The Mathematica Journal
Departments
Current Issue
Tricks of the Trade
In and Out
Riemann Surfaces IIc
The Mathematica Programmer
New Products
New Publications
Classifieds
Calendar
News Bulletins
Library
Editor's Pick
Mailbox
FAQ
Write Us
About the Journal
Staff and Contributors
Submissions
Subscriptions
Advertising
Back Issues
Home
Download This Issue

Randomness Rules

Chaitin concludes that, since there is no structure to , the very foundations of number theory are at risk to be washed away. Obviously there are well-formed relationships between some mathematical ideas, some things do follow from others, but it would seem that these relationships are the exception rather than the rule.

So, what does all of this mean? To paraphrase Horgan, are we reaching the "end of mathematics?" It seems certain that we're not reaching any sort of absolute limit, but perhaps it is time for a shift to a more empirical position. We're finally reaching the point in the field of computation where we can really start to tackle some very large problems. Of course, this situation will only get better over time, subject to some limit of Moore's Law. And who is to say that the foundations underlying this and other "laws" aren't random as well?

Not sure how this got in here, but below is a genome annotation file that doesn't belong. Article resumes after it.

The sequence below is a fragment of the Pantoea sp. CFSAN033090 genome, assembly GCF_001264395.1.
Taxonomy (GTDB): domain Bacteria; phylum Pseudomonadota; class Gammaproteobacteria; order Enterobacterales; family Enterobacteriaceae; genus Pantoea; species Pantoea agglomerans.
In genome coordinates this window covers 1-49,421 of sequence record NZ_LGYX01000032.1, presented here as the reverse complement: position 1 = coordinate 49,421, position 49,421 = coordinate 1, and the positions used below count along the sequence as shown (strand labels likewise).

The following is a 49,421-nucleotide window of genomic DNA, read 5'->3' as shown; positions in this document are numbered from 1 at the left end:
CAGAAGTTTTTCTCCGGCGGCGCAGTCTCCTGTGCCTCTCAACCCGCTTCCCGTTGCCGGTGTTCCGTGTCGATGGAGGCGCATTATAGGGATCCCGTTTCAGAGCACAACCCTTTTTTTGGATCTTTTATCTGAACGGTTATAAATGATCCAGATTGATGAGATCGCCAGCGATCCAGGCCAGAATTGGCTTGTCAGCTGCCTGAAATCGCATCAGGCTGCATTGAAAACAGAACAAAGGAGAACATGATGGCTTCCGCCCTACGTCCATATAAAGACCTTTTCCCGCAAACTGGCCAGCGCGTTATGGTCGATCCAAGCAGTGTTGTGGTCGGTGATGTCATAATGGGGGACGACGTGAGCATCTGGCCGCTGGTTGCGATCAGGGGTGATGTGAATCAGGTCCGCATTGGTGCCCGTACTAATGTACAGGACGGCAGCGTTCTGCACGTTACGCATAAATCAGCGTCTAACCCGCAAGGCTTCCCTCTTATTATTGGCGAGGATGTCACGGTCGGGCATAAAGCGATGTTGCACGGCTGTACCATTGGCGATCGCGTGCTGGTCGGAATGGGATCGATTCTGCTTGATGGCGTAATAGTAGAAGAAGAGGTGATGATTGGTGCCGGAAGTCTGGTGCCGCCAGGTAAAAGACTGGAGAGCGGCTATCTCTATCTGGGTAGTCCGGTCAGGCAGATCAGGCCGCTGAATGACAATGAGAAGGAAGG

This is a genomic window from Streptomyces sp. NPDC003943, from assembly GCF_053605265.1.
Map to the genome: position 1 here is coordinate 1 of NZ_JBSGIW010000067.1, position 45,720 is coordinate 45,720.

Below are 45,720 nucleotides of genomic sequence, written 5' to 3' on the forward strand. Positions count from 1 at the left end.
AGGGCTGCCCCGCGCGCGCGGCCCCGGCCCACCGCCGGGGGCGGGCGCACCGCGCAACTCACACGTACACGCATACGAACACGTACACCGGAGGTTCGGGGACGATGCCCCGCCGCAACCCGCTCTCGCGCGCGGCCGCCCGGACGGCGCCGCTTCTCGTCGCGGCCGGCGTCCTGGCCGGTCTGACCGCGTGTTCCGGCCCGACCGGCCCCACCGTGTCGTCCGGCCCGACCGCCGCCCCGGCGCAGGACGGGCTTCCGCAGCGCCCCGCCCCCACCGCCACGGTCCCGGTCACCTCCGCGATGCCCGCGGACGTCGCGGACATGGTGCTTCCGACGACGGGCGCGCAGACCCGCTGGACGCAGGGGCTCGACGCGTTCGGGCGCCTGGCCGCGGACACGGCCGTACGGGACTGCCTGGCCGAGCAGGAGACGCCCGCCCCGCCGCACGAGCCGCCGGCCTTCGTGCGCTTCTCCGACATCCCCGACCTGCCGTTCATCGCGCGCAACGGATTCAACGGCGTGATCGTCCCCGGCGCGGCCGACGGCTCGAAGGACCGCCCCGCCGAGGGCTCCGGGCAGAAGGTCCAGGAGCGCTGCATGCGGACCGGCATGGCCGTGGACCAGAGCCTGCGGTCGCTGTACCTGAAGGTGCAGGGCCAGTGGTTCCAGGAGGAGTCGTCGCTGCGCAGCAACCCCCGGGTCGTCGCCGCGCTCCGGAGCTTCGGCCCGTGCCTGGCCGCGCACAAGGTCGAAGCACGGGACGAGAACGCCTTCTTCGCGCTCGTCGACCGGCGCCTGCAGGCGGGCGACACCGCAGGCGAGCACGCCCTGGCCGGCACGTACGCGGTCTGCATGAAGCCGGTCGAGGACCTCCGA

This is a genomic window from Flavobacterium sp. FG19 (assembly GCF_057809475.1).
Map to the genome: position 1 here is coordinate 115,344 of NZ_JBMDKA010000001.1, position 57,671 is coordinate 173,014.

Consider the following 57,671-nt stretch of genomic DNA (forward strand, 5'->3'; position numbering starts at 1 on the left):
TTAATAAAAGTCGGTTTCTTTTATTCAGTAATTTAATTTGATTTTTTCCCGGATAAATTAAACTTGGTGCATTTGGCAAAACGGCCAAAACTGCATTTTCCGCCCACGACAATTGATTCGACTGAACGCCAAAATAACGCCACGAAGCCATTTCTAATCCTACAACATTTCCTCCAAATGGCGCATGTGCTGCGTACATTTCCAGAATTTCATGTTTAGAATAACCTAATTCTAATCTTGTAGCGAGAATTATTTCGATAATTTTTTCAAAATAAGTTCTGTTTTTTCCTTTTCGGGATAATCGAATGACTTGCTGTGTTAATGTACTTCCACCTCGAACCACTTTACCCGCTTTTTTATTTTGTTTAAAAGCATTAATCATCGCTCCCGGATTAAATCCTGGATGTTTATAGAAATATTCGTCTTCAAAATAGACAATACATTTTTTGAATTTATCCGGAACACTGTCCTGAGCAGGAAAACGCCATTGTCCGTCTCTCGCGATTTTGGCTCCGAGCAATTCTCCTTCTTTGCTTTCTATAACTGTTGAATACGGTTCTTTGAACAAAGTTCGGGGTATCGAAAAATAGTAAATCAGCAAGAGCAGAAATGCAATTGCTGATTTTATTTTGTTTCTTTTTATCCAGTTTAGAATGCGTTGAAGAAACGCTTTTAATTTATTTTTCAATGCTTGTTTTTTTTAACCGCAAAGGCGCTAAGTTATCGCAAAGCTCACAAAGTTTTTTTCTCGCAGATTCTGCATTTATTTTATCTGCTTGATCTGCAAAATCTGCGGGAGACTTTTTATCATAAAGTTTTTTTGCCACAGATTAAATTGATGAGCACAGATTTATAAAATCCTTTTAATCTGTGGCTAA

The paths of math and physics diverged over the past century but now seem to be converging again. The more empirical approach, already well established in physics, appears to be necessary for math as well. It seems like the thing to do is grab some of Chaitin's work, crank up Mathematica, and start doing experiments. Q.E.D.


Copyright © 2002 Wolfram Media, Inc. All rights reserved.

[Article Index][Prev Page][Next Page]